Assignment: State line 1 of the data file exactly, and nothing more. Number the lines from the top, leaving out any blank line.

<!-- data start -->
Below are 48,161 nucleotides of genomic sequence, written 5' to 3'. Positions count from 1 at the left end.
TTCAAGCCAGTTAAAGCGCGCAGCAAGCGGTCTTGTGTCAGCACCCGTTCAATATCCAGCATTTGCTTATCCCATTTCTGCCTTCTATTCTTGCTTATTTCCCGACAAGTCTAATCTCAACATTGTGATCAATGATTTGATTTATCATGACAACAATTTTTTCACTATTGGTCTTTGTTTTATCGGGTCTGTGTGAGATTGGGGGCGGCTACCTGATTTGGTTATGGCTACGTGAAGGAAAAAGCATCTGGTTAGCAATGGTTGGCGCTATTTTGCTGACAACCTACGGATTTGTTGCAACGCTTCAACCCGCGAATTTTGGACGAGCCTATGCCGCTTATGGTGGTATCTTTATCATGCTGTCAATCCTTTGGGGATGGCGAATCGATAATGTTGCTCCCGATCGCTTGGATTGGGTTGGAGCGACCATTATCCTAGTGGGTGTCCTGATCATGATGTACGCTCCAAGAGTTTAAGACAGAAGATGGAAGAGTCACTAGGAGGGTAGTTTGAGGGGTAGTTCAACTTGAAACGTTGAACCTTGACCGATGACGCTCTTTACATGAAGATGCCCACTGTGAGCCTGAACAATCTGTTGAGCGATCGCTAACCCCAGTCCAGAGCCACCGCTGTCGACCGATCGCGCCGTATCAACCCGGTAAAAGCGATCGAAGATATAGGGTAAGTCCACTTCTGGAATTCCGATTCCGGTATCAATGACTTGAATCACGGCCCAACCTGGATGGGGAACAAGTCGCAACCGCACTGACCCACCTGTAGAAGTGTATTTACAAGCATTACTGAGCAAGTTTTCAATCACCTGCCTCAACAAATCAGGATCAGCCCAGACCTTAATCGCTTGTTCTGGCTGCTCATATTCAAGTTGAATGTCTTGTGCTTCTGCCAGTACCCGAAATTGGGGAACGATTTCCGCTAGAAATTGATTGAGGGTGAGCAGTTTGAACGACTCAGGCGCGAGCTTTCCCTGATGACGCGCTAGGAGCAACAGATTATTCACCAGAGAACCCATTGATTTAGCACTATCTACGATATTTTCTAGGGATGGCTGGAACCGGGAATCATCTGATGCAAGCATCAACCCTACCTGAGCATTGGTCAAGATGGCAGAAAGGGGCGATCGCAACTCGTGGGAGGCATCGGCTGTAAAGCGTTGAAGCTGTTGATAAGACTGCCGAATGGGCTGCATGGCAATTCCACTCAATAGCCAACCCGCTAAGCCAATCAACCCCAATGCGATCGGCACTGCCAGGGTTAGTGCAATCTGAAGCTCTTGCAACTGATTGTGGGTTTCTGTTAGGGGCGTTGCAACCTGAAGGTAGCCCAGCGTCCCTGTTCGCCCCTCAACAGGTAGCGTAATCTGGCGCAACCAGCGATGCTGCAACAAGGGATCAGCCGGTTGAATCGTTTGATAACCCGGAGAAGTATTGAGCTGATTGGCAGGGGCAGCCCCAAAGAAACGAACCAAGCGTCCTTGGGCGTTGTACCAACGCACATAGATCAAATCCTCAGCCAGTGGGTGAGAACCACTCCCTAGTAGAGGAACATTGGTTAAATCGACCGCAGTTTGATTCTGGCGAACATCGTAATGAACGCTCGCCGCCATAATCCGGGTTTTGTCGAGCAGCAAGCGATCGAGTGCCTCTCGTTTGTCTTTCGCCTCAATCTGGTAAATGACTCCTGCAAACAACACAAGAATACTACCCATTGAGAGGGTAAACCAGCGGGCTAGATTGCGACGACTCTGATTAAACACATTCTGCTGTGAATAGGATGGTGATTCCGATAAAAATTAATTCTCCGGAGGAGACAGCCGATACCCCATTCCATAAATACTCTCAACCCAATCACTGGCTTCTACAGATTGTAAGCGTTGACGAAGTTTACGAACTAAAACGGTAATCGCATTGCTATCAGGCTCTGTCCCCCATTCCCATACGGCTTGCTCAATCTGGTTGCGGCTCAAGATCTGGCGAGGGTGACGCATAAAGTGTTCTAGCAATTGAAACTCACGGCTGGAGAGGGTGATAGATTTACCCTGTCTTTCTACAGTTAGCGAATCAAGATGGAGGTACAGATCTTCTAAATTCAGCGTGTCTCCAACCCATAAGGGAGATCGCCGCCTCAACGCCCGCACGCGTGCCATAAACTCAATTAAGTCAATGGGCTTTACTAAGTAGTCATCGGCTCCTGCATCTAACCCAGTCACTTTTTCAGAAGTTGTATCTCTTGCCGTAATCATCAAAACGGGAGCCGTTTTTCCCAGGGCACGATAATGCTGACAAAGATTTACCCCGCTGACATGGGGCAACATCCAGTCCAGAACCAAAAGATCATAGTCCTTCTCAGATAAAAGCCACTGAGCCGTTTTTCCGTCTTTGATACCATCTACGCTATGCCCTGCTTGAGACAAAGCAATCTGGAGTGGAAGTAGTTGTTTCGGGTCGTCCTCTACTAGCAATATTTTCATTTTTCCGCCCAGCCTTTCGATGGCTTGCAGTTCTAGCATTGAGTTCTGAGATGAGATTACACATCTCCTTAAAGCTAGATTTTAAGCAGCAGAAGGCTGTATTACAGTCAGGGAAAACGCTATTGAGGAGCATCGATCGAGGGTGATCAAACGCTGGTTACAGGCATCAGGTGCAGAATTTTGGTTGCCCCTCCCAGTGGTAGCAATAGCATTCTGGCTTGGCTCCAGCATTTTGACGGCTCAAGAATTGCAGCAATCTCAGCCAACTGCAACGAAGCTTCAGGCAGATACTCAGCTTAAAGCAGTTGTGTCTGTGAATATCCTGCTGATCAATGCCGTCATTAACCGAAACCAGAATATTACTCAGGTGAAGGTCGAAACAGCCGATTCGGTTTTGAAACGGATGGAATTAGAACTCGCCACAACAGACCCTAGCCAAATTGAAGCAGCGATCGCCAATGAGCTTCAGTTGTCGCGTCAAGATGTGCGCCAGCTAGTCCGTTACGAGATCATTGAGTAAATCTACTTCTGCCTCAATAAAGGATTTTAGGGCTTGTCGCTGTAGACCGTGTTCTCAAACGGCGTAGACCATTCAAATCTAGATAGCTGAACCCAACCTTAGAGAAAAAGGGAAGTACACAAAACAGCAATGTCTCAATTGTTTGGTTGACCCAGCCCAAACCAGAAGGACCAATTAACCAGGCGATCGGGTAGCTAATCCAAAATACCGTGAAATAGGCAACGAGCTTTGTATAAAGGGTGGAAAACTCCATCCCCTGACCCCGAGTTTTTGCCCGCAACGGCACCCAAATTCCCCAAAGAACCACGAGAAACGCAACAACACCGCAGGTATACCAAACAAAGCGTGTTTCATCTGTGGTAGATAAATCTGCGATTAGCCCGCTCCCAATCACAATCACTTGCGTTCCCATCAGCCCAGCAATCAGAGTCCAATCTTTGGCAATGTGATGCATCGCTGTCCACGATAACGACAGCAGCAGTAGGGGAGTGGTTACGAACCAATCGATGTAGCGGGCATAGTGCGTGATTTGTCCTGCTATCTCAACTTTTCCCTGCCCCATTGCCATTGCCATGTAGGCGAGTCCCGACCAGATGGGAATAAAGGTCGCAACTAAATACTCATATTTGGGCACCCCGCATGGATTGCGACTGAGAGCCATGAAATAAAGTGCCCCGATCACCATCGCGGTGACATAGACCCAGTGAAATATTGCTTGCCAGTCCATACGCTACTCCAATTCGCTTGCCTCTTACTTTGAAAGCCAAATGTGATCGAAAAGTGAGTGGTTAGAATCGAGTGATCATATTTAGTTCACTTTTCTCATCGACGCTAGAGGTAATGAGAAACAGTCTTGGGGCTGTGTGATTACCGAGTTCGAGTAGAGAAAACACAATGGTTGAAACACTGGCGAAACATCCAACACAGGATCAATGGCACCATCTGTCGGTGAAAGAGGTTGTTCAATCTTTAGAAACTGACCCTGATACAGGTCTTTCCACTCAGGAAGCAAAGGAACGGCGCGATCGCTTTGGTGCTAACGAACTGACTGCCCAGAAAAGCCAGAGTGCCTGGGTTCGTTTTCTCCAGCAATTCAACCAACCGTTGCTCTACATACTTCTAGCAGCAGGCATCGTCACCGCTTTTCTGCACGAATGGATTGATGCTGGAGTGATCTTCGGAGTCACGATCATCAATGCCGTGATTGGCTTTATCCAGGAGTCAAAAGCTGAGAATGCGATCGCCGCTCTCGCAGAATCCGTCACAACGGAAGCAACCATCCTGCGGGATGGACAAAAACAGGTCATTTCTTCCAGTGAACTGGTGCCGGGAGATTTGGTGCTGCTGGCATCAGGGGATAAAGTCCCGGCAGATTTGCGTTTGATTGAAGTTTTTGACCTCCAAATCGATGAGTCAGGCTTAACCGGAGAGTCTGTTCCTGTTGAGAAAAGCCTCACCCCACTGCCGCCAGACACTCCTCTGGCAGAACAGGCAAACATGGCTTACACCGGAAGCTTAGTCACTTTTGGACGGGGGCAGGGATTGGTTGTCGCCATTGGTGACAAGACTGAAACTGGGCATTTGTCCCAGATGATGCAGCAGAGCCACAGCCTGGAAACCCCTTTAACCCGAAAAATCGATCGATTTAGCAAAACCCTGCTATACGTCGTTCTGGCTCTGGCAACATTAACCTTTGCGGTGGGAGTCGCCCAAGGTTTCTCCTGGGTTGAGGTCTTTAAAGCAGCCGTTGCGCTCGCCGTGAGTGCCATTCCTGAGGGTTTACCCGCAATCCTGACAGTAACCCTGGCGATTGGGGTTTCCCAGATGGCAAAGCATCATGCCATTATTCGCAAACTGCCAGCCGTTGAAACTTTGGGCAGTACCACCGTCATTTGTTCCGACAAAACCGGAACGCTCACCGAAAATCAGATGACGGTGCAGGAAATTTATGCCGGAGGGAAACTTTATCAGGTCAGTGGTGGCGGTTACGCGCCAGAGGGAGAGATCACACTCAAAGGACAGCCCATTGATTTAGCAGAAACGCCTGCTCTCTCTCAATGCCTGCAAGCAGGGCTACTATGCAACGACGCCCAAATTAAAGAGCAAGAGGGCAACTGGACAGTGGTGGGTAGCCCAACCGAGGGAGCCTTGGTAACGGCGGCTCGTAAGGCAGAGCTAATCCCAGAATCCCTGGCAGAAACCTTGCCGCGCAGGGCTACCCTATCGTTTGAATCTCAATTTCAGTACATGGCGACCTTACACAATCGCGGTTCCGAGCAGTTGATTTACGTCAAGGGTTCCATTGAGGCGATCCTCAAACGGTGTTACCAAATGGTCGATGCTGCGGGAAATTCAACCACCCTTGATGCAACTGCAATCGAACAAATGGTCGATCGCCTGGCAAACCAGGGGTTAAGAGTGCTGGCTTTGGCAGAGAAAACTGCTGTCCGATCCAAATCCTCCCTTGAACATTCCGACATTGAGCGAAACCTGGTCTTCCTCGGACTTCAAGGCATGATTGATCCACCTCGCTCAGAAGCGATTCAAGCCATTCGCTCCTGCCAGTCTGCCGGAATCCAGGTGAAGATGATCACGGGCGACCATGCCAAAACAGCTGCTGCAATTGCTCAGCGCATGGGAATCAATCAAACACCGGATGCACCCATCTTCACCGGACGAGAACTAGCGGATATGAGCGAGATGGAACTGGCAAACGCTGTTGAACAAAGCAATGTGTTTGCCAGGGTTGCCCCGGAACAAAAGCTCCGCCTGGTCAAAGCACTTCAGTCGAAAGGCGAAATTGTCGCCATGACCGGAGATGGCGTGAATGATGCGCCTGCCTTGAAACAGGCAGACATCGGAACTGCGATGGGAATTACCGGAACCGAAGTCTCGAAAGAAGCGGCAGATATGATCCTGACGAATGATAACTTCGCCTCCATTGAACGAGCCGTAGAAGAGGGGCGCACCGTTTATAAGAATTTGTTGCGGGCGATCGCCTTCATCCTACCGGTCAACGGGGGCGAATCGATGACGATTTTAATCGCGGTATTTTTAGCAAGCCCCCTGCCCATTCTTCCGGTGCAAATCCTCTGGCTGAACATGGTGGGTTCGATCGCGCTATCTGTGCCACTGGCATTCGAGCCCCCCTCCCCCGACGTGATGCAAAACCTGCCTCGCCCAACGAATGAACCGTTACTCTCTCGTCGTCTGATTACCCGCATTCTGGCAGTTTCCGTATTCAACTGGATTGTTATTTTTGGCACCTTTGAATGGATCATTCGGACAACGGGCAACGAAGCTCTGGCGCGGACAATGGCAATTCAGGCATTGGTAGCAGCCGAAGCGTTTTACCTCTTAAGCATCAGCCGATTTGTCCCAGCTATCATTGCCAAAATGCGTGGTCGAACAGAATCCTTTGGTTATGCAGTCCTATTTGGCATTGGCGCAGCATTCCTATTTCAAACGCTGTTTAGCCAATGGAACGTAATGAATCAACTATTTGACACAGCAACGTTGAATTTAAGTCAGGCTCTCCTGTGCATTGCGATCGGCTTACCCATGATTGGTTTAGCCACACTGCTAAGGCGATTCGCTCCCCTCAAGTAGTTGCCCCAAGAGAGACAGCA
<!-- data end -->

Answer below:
Below are 48,161 nucleotides of genomic sequence, written 5' to 3'. Positions count from 1 at the left end.